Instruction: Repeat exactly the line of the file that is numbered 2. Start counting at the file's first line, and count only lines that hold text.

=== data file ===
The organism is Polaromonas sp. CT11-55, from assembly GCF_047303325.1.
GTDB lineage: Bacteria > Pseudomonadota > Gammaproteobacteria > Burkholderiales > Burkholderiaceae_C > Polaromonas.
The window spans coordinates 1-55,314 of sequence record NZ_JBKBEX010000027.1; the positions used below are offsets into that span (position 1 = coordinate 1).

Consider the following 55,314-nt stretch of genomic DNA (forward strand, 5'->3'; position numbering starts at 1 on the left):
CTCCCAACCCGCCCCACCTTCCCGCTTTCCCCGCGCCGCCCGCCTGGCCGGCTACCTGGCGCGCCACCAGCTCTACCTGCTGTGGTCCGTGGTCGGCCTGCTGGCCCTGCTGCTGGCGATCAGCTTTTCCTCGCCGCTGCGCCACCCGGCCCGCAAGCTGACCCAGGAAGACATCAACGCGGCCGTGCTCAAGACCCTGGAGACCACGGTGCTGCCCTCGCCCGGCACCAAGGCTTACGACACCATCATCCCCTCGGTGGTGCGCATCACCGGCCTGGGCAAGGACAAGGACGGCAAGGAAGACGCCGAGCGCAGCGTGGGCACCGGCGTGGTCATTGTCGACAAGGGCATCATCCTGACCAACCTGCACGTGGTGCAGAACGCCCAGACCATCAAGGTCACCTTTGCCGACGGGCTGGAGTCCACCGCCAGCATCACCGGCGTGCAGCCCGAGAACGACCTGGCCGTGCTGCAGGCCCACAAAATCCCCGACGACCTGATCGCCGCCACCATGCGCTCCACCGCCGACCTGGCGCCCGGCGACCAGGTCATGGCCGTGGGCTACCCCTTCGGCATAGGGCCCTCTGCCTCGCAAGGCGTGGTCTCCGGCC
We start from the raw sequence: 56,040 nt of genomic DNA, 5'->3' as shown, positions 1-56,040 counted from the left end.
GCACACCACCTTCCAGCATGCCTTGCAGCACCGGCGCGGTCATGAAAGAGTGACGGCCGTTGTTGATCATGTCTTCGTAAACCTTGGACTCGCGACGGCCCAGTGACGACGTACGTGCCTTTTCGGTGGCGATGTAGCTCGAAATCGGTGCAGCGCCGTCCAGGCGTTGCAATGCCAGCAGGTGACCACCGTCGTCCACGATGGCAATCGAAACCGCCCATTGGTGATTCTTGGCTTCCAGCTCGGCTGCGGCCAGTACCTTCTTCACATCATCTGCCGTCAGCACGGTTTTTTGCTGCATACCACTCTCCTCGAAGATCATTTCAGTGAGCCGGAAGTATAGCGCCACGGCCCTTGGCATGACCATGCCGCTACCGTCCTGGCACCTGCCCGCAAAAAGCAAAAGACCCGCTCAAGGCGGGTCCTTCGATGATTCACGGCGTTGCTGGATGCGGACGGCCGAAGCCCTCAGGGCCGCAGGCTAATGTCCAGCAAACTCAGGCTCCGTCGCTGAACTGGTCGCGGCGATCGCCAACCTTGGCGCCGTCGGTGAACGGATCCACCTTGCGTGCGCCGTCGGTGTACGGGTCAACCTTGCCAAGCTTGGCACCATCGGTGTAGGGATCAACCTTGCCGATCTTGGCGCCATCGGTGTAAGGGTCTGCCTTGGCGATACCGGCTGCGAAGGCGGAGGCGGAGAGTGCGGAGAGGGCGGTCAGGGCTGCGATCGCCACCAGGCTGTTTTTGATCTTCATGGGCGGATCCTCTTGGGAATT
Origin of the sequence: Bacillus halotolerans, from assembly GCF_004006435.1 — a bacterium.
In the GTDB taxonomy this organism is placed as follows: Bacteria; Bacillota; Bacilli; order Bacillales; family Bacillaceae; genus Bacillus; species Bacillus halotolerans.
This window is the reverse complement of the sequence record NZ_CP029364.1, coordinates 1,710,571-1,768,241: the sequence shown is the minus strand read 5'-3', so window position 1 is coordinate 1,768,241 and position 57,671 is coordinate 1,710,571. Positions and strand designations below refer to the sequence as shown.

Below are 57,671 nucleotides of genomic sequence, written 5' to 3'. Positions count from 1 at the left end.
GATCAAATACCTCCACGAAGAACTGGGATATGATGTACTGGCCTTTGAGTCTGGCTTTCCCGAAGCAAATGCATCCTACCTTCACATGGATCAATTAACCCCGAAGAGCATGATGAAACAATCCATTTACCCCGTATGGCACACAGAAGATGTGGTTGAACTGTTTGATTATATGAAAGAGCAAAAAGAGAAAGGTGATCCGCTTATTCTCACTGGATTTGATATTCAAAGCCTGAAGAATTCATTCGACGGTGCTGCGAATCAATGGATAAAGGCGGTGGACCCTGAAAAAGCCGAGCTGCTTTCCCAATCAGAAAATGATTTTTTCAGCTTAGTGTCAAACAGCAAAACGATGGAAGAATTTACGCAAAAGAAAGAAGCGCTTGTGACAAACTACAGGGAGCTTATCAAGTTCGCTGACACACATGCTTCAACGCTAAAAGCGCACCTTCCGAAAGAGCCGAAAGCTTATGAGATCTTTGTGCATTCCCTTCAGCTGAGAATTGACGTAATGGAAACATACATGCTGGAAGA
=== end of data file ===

GTDB lineage: Bacteria > Pseudomonadota > Gammaproteobacteria > Burkholderiales > Burkholderiaceae_C > Polaromonas.